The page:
Although the unions elicited on crossexamination from the production manager of the Press a statement that he could not be sure that the proposed changes would not cause loss of a guaranteed five shifts per week per employee, the manager's testimony that no loss of jobs by union members would be required in order to implement the changes stands uncontradicted. Officials of the two unions who testified admitted that none of their members would be discharged as a result of the scheduling changes.2
In light of this evidence before the district court, we cannot accept the union argument that there was a clear misreading of the evidence in the district court's finding. We have no grounds on which to question the court's findings and judgment in light only of the somewhat speculative assertions by union officials that the union would suffer irreparable harm by its members leaving town, its lessened ability to attract and train new pressmen and typographers, and the diminishment of payments into the pension fund.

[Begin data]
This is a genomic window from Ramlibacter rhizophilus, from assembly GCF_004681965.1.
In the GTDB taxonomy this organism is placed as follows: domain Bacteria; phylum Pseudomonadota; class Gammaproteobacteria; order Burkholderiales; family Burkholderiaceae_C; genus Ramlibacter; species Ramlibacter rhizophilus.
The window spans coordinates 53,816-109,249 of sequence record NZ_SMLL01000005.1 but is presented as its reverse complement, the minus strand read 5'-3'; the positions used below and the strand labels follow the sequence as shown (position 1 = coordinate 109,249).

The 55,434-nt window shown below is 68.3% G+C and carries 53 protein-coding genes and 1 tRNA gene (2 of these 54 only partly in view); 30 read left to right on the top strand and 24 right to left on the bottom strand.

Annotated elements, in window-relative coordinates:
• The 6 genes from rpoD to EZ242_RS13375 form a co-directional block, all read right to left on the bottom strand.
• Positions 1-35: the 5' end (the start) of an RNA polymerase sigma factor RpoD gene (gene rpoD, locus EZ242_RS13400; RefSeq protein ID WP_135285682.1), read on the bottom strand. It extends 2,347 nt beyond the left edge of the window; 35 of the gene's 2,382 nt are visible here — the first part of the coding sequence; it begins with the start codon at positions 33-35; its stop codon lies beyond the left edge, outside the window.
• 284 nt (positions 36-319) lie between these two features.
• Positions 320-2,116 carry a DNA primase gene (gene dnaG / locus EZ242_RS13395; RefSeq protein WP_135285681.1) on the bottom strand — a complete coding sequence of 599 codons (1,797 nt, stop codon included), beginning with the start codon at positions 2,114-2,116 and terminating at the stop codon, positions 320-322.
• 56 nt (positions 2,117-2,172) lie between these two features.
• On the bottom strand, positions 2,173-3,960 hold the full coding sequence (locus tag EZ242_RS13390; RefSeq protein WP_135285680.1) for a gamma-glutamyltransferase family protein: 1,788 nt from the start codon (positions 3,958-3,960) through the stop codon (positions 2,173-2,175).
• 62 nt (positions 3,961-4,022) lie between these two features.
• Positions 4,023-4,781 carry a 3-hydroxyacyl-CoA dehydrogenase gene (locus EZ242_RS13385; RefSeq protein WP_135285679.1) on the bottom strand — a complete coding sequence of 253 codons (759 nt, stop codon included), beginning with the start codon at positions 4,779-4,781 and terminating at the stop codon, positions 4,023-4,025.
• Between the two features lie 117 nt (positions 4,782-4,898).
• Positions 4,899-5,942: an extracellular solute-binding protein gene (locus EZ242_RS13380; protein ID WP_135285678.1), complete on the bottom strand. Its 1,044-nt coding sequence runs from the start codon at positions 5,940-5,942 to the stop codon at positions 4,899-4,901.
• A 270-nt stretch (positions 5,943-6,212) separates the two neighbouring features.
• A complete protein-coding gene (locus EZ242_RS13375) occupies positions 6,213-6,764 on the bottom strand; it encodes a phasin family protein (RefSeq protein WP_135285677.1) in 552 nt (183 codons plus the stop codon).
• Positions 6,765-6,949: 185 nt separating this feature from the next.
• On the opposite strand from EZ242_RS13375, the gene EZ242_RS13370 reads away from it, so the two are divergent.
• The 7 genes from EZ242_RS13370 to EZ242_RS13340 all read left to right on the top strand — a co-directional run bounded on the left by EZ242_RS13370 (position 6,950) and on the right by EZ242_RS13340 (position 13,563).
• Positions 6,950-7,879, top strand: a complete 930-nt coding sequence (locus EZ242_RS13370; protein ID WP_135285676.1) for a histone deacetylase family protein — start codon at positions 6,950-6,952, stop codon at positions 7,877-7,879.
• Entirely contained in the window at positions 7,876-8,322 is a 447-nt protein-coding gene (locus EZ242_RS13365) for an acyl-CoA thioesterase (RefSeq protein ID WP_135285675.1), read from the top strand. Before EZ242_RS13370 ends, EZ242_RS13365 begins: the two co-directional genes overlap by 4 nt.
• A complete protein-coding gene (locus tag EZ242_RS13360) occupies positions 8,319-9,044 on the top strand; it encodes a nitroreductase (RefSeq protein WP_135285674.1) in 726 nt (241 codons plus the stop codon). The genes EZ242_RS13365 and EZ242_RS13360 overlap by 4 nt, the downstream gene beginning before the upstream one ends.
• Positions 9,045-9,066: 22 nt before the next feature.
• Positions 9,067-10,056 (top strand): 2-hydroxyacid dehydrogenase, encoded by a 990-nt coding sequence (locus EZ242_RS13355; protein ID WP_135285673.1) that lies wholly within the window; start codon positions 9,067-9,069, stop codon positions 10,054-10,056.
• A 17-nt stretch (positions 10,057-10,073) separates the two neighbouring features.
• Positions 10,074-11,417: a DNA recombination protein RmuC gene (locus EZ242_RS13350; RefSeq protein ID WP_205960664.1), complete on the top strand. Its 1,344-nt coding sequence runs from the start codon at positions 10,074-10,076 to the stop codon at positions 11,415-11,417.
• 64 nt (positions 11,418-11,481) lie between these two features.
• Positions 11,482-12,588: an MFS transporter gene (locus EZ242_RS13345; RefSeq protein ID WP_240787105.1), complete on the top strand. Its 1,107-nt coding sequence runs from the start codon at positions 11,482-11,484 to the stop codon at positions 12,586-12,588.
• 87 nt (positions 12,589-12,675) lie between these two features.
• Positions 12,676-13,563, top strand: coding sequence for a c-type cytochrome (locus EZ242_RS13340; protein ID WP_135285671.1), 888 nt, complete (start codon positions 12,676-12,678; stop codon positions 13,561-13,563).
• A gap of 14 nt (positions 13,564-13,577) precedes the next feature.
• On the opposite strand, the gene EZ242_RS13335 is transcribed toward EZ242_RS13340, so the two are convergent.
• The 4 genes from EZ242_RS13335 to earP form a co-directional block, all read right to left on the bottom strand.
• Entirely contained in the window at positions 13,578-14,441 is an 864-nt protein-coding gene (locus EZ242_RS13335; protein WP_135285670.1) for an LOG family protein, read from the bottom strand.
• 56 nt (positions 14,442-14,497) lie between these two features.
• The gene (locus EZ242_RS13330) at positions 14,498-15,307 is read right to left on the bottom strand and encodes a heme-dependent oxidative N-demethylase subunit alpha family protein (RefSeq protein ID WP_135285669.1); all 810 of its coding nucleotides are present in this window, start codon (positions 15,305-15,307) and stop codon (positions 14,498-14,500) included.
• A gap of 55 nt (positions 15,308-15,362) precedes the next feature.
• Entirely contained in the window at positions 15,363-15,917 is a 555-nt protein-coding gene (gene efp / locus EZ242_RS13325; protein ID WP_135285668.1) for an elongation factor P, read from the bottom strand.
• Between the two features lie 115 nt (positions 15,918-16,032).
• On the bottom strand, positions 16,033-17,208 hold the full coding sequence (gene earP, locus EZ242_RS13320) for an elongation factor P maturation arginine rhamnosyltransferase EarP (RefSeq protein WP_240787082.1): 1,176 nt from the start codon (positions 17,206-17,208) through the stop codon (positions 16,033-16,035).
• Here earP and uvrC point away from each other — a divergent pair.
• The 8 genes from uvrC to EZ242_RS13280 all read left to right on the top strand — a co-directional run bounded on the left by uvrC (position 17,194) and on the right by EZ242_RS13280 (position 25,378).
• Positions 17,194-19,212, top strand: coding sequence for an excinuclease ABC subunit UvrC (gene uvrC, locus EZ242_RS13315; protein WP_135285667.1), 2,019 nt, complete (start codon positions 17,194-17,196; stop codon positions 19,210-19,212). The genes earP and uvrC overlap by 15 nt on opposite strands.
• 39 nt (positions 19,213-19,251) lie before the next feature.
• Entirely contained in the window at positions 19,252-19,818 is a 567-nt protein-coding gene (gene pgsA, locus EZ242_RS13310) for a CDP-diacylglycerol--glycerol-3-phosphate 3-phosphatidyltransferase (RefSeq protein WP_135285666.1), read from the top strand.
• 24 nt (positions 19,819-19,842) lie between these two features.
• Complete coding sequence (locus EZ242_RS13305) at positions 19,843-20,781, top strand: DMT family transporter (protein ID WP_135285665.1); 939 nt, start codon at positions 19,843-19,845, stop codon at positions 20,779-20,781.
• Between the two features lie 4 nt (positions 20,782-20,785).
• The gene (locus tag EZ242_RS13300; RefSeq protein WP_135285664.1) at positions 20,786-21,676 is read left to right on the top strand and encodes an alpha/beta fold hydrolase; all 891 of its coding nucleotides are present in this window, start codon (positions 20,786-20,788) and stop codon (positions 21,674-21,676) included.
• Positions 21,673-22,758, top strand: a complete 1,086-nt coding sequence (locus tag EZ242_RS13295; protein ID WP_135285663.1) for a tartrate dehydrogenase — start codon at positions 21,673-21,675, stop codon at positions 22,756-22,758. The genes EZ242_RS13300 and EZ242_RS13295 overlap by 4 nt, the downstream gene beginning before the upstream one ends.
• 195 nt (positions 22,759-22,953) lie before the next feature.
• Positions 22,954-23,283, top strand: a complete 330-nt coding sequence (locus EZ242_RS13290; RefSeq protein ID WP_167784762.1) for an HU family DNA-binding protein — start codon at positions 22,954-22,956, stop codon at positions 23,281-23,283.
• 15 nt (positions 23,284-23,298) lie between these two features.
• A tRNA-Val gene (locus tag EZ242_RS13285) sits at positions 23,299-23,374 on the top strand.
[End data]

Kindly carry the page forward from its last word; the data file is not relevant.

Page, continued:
Appellants cite a number of cases3 in which injunctions have been granted to prevent employers from disturbing the status quo, but in most of them, employees were about to lose jobs, a situation quite different from the present case where the only evidence presented to the district court was that some employees would lose overtime hours and others might lose some regular time shifts. Nor is it altogether certain under the precise language of the contracts on which this litigation is predicated that the announced scheduling changes of the Press amounted to a change in the status quo. Moreover, none of the cases cited involved a finding by an appellate court that a trial court abused its discretion or made a clear mistake in not finding a likelihood of irreparable harm when jobs were threatened.